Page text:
Article Text

SAT0568 Evaluating the Perceptions and Barriers towards Clinical Research in Rheumatology Patients
  1. B. Mackenzie-Green1,
  2. S. Pegler1,
  3. A. Yousif1,
  4. E. Price1,
  5. D. Collins1,
  6. L. Williamson1
  1. 1Rheumatology, Great Western Hospital, Swindon, United Kingdom


Background Advances in the rheumatology treatments rely on recruitment and retention of patients to clinical trials. National surveys reflective of the UK population by the National Institute of Health Research and the Association of Medical Research Charities in 2011 and 2012 demonstrated that the UK public regarded clinical research as highly important. We wanted to assess how research was perceived amongst our rheumatology patients taking DMARDS.

Objectives To assess how research was regarded amongst rheumatology patients.

To assess patient willingness to take part in various types of research.

To identify barriers to taking part in research.

To raise awareness of rheumatology research and its potential benefits.

Methods An anonymous 19 point questionnaire was devised based on previous national questionnaires regarding perceptions of research. The questionnaire was sent to all 1568 rheumatology patients who were registered on a system for monitoring the blood tests of patients taking DMARDS.

Results 575 replies were received. 53% of patients were aware that research took place in our hospital. 98% stated that research was very important or fairly important. No respondents felt that it was not important at all and only 0.3% felt that it was not very important. 93% thought that their local NHS should be either required or encouraged to support research.

The majority of patients would consider taking part in research that involved trailing a new medicine or treatment (59%), having a blood test (90%), talking to researchers about their condition or family history (82%) or allowing researchers to review their records (79%). 72% of patients would be willing to come to hospital for extra visits to take part in a research programme.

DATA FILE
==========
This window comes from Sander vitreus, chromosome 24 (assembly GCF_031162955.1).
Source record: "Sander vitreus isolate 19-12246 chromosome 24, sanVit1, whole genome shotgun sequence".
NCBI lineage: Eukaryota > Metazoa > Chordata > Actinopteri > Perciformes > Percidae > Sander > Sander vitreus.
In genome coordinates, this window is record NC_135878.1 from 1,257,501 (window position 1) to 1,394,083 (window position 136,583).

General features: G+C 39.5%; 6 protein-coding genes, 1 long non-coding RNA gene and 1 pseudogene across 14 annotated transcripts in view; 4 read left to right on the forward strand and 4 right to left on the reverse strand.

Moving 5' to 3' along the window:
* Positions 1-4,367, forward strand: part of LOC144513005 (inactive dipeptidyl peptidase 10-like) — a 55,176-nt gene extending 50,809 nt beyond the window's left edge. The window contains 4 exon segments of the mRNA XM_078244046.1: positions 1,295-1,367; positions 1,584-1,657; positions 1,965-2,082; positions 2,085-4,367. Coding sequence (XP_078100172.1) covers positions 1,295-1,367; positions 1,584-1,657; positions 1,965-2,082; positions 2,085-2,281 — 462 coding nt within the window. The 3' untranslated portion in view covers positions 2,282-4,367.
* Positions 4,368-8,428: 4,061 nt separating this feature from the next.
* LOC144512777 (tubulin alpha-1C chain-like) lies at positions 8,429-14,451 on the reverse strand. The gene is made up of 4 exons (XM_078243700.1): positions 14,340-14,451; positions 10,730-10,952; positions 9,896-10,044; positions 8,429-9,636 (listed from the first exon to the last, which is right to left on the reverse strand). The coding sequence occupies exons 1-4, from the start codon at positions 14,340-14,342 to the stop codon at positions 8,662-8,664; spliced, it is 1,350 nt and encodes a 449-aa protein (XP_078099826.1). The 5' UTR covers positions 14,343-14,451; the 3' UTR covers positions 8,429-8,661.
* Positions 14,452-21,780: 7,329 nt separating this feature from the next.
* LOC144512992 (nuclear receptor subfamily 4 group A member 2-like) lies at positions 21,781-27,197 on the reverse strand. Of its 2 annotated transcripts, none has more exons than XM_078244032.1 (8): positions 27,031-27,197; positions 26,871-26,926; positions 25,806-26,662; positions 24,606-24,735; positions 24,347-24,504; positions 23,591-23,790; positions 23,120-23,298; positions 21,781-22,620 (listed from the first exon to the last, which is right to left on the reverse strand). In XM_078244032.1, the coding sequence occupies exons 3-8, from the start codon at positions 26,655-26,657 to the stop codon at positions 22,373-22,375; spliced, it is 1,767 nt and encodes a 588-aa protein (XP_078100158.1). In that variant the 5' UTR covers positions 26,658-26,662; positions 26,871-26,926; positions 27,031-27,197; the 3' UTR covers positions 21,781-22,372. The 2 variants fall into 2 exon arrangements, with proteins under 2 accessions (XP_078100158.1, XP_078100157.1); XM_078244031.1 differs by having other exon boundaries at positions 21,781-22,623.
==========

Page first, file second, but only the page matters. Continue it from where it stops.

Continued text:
Barriers included time (49%), costs (23%), effort (16%) and fear of hospitals (7%). Patients’ greatest concerns regarding research were the potential side effects of treatment (66%).

84% of patients felt that taking part of research could be beneficial including increased monitoring of the condition (67%), access to new treatments (68%) and increased education (64%).

Conclusions Our cohort of rheumatology patients taking DMARDS were willing to take part in research and felt that research was important. Half the patients were unaware that research took place in our department. A third of patients felt unable to attend hospital for the extra appointments that would be involved. Rheumatology patients have positive attitudes towards research and need to be made aware of research opportunities.


  1. UK Clinical Trials Gateway: Public and Patient Survey 2012, National Institute for Health Research

  2. Public support for research in the NHS, Ipsos MORI poll topline results, Association of medical research charities 2011

Disclosure of Interest None Declared

Statistics from

Request permissions

If you wish to reuse any or all of this article please use the link below which will take you to the Copyright Clearance Center’s RightsLink service. You will be able to get a quick price and instant permission to reuse the content in many different ways.